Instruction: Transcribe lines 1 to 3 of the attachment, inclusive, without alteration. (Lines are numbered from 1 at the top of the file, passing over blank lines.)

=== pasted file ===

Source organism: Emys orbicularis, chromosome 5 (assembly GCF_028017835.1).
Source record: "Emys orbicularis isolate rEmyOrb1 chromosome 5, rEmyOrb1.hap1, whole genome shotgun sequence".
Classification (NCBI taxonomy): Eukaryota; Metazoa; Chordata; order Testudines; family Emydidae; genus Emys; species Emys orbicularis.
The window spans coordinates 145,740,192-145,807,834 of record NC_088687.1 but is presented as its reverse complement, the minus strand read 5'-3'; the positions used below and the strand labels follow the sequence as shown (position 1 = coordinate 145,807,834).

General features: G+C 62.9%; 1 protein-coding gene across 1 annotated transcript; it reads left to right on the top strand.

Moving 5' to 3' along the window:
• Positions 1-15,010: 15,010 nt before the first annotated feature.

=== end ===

Source organism: Emys orbicularis, chromosome 5 (assembly GCF_028017835.1).
Source record: "Emys orbicularis isolate rEmyOrb1 chromosome 5, rEmyOrb1.hap1, whole genome shotgun sequence".
Classification (NCBI taxonomy): Eukaryota; Metazoa; Chordata; order Testudines; family Emydidae; genus Emys; species Emys orbicularis.